Edited and with an introduction by Gary Hoppenstand.
Slithering from these pages are never-before-collected tales of suspense and wonder by the woman who invented modern-day dark fantasy: A man goes quietly to bed aboard the doomed Lusitania and awakens on a magical South Pacific Island just as the passenger liner is torpedoed. In a future where women rule the world, a sentient island becomes murderously jealous of a shipwrecked couple. Dire consequences await a human swept into the dark, magical world of elves. A deadly labyrinth coils around the dark heart of a picturesque landscape garden. Within an Egyptian sarcophagus lies the horrifying price of infidelity. Swirling unseen around us are loathsome creatures giving form to our basest desires and fears. A beautiful, veiled medium may hold the key to preventing unspeakable evil from slipping through the borderlands between life and death. On a lost island a woman pipe player and her monstrous dancing partner bring death and terror to five adventurers.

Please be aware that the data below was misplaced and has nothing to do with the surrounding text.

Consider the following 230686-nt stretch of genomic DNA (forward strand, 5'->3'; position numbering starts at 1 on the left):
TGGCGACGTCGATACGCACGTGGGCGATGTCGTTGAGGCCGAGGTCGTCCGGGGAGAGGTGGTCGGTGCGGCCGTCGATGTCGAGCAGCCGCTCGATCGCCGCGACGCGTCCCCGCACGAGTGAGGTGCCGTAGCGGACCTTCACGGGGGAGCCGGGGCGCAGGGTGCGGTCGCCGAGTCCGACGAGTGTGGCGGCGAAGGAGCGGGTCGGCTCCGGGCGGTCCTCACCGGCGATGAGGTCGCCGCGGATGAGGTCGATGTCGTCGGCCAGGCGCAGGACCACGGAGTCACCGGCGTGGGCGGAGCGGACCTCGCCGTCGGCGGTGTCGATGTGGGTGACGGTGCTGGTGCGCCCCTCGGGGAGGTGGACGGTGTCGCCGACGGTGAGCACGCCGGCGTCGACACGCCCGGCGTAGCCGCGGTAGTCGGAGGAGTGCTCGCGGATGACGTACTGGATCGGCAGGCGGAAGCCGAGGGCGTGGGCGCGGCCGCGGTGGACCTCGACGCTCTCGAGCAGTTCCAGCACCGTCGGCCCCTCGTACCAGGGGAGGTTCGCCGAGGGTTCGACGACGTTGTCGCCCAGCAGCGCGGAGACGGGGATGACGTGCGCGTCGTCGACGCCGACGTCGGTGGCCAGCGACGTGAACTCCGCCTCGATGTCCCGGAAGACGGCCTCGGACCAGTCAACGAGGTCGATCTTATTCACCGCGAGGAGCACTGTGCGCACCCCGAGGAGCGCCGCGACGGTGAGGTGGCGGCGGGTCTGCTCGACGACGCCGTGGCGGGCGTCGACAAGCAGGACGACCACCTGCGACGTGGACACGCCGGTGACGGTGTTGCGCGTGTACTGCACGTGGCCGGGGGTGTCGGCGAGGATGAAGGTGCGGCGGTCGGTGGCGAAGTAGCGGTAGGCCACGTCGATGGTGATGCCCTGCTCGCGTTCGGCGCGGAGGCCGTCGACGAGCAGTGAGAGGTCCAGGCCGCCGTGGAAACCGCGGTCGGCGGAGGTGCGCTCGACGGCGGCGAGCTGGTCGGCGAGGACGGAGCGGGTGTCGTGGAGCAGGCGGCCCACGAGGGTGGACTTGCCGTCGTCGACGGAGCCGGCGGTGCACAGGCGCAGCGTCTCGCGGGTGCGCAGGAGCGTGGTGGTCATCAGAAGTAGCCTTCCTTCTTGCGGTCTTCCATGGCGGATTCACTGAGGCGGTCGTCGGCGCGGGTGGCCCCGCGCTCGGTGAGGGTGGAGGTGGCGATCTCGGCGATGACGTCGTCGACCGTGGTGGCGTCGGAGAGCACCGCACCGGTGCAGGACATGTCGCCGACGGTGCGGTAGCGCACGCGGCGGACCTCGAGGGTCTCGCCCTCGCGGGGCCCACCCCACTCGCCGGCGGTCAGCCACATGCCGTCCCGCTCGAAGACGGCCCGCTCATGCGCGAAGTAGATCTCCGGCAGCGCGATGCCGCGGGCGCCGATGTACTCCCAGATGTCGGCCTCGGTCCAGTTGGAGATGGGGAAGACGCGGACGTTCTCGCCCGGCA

The stories in this collection have played an integral role in the development of modern dark fantasy, greatly influencing such writers as H. P. Lovecraft and A. Merritt.
Gertrude Barrows Bennett (1883–1948) was the first major female writer of fantasy and science fiction in the United States, publishing her stories under the pseudonym Francis Stevens.
She completed school through the eighth grade then attended night school in hopes of becoming an illustrator, a goal she never achieved. She began working as a stenographer, a job she held on and off for the rest of her life. She began to write a number of short stories and novels, only stopping when her mother died in 1920.
Bennett wrote a number of highly acclaimed fantasies between 1917 and 1923. She has been called "the woman who invented dark fantasy." She has been recognized in recent years as a pioneering female fantasy ... (more)